1 Corinthians 1
Sermon Bible
Paul, called to be an apostle of Jesus Christ through the will of God, and Sosthenes our brother,

1 Corinthians 1:7-8

Waiting for Christ.

I. St. Paul had found the Corinthians in great darkness of mind, worshipping many different gods, of whom they had different fancies and notions, worshipping the goddess of Pleasure above all. They had a dream of some God, some Father, some Friend; at times they fancied these gods to whom they were doing homage were likenesses of Him, His children to whom He had given power in various places and over various things. But then it seemed to them that there was more evil than good in the world, and that these powers must oftener mean evil to them than good, and that He from whom they got their power must be harder and sterner than they were, and must design worse and more terrible mischief to the creatures He had formed. The Corinthians believed the Apostle's gospel; they renounced their idols. They found that there was a love stronger than the evil that was in them, stronger than the evil that was in their brethren—one which could convert the most rebellious to itself. But still the world was full of misery. There was the tyranny of the Roman empire established over the great part of it; in each particular country and neighbourhood there were crimes, divisions, and oppressions.

II. Besides believing, then, the Corinthians had need to hope and to wait. What had they to hope and wait for? That He who had been declared to be the Deliverer of the world, who had proved Himself so by dying for it, who was proving Himself so in their hearts, would come forth, would declare Himself to be the King of kings and Lord of lords, would put down the wrong, would establish the right. To work for this, to wait for this, was, the Apostle tells them, the best thing for them, one and all.

III. So it was with the Corinthians. Why is it to be different with us? We have heard that Christ is the great Deliverer and King. Every event that has happened in any nation of the earth, any great judgment that has befallen it, any great deliverance that has been wrought for it, has been a day of the Lord, an appearing of Christ, a proof that He is in deed, and not in name only, our Sovereign. Christ's light is about us at this moment; we need not wait for that till another day; we may come to it; we may ask Him to scatter the darkness that is in us now.

F. D. Maurice, Sermons in Country Churches, p. 29.

References: 1 Corinthians 1:12.—G. Salmon, Non-Miraculous Christianity, p. 50. 1 Corinthians 1:13.—T. Arnold, Sermons, vol. iii., p. 166; H. P. Liddon, Contemporary Pulpit, vol. i., p. 379; Ibid., Easter Sermons, vol. ii., p. 224; Ibid., Penny Pulpit, No. 1113. 1 Corinthians 1:14-22.—F. W. Robertson, Lectures on Corinthians, p. 28.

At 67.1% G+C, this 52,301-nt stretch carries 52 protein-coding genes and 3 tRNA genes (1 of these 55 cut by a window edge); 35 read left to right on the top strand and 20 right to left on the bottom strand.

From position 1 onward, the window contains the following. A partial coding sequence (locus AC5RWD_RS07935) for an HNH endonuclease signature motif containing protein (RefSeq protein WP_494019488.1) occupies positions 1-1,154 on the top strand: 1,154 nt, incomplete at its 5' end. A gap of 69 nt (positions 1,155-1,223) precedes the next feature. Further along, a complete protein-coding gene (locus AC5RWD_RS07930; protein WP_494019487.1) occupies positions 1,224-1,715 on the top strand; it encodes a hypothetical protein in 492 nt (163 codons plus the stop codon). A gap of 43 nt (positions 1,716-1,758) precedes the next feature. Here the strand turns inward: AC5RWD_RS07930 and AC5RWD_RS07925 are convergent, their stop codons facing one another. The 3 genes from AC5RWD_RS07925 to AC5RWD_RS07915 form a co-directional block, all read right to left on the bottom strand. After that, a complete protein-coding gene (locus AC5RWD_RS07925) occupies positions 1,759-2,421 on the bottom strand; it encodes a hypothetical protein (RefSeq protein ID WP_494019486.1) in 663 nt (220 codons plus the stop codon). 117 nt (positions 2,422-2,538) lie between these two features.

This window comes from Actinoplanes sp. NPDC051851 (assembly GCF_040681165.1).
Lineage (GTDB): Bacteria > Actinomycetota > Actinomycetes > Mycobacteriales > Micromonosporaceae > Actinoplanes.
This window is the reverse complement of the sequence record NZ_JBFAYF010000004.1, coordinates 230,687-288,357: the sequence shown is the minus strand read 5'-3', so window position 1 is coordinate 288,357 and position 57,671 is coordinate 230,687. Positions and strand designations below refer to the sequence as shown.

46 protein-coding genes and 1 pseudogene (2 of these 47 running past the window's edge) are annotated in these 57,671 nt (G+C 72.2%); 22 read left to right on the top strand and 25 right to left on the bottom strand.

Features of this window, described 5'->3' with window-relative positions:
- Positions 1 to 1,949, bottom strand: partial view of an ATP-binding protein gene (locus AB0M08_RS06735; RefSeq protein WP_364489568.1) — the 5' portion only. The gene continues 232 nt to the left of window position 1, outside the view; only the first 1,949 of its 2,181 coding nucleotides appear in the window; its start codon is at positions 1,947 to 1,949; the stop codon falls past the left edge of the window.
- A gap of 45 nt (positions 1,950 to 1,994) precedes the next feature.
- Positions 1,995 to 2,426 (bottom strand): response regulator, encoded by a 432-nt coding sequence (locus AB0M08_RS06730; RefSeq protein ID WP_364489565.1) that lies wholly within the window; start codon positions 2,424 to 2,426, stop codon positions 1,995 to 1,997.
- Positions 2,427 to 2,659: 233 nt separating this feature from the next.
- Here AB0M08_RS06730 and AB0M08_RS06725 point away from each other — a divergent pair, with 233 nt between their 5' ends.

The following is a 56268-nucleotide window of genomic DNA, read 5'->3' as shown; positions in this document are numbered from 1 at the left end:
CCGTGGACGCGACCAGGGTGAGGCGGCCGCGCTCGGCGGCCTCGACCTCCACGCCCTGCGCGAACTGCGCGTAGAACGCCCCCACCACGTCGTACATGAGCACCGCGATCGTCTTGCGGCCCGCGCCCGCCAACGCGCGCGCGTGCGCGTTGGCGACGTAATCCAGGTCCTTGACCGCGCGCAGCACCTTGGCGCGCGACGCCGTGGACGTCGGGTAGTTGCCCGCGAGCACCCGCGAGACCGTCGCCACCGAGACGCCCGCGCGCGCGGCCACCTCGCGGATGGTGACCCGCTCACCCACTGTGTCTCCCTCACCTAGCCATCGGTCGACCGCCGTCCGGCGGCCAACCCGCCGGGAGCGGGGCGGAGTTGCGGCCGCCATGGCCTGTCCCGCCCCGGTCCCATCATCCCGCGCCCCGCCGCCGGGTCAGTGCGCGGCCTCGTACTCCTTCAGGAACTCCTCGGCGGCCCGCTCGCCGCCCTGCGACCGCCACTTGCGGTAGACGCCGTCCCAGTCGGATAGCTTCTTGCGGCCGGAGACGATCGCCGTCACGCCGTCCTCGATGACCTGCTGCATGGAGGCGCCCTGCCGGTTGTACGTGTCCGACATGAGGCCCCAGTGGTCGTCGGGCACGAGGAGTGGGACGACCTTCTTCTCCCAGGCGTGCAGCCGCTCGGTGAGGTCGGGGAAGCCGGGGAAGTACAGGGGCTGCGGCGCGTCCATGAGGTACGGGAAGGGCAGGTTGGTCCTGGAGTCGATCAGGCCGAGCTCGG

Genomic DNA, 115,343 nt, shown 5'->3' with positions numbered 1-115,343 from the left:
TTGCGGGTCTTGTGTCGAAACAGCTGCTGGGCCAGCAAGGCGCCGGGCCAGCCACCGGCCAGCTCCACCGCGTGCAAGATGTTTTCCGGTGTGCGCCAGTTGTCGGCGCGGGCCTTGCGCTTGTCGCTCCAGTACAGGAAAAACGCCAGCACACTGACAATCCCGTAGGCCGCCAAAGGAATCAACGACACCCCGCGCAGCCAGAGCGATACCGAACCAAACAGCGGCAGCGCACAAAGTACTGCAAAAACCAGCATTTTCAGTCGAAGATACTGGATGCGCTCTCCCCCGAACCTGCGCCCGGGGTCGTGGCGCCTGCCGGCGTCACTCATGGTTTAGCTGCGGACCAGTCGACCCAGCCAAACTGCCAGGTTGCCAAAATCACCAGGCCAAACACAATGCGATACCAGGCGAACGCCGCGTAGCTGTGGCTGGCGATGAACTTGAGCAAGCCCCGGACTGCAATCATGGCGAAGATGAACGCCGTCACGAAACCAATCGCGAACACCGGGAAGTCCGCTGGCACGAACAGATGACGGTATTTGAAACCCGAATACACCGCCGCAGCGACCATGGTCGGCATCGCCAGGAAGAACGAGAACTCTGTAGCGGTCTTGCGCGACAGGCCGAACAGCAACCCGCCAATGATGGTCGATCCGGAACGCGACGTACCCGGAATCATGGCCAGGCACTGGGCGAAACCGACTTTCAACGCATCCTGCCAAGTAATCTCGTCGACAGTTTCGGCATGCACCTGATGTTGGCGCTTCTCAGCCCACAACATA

1 Corinthians 1:17What makes the Cross of Christ of none effect?

I. The making it identical with the crucifix, as though the Cross of Christ were nothing more than His crucifixion.

II. The exhibition of false doctrine and of speculation concerning the Cross of Christ.

III. The exhibition of the Cross of Christ without a personal recognition of its claim.

IV. The multiplication and complication of the requirements of the Cross of Christ.

V. Lack of faith in the power of the Cross.

VI. The use of the Cross for objects foreign to itself.

S. Martin, Westminster Chapel Sermons, 1st series, p. 198.

References: 1 Corinthians 1:17.—J. Oswald Dykes, Sermons, p. 20. 1 Corinthians 1:17, 1 Corinthians 1:18.—A. J. Parry, Phases of Truth, p. 104.

1 Corinthians 1:18The Two Paths.

These phrases, "Them that are perishing," "Us which are being saved," have not in themselves to do with the final state of the persons spoken of, not with the state when religious truth has been finally accepted or rejected, but rather with the anterior condition, their condition when it is preached to them, the condition of which their accepting or rejecting it is a test or an incident.

I. St. Paul divides the world into two classes, not in respect of their ultimate destiny,—he did not pretend at this moment to look on to that,—but in respect of their present state, their state when religious truth was set before them, and when the question was how they would look on it. The one class were in the way of safety, of progress, making the best of themselves, rising ever to things higher and better; the other class were in the way of ruin, going to waste, undoing themselves, going farther from God and happiness and life. And to these two classes, he said, religious truth comes with exactly opposite results. The one class recognise and welcome the good, can see moral beauty, have tender consciences, and unspoilt hearts; the other class are blind to heavenly outlines—they see no difference between them and coarse and clumsy imitations of fraud. "The Cross to them is foolishness."